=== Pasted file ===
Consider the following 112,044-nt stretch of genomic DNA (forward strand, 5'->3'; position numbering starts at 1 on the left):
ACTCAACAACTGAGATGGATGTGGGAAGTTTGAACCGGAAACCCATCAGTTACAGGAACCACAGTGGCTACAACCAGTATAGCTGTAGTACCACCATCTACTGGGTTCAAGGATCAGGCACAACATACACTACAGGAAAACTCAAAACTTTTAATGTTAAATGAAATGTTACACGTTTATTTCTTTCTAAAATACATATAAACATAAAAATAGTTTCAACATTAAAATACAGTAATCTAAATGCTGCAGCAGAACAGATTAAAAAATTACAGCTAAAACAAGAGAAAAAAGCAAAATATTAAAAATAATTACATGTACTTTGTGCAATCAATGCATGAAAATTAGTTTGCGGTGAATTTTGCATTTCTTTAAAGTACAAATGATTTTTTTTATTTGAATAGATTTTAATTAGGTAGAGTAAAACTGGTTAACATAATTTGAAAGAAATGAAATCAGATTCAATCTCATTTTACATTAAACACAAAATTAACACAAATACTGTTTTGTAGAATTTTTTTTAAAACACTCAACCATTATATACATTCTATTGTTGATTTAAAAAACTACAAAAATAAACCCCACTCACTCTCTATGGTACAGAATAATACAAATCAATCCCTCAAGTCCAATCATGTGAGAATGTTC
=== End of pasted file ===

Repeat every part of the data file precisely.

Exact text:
Consider the following 112,044-nt stretch of genomic DNA (forward strand, 5'->3'; position numbering starts at 1 on the left):
ACTCAACAACTGAGATGGATGTGGGAAGTTTGAACCGGAAACCCATCAGTTACAGGAACCACAGTGGCTACAACCAGTATAGCTGTAGTACCACCATCTACTGGGTTCAAGGATCAGGCACAACATACACTACAGGAAAACTCAAAACTTTTAATGTTAAATGAAATGTTACACGTTTATTTCTTTCTAAAATACATATAAACATAAAAATAGTTTCAACATTAAAATACAGTAATCTAAATGCTGCAGCAGAACAGATTAAAAAATTACAGCTAAAACAAGAGAAAAAAGCAAAATATTAAAAATAATTACATGTACTTTGTGCAATCAATGCATGAAAATTAGTTTGCGGTGAATTTTGCATTTCTTTAAAGTACAAATGATTTTTTTTATTTGAATAGATTTTAATTAGGTAGAGTAAAACTGGTTAACATAATTTGAAAGAAATGAAATCAGATTCAATCTCATTTTACATTAAACACAAAATTAACACAAATACTGTTTTGTAGAATTTTTTTTAAAACACTCAACCATTATATACATTCTATTGTTGATTTAAAAAACTACAAAAATAAACCCCACTCACTCTCTATGGTACAGAATAATACAAATCAATCCCTCAAGTCCAATCATGTGAGAATGTTC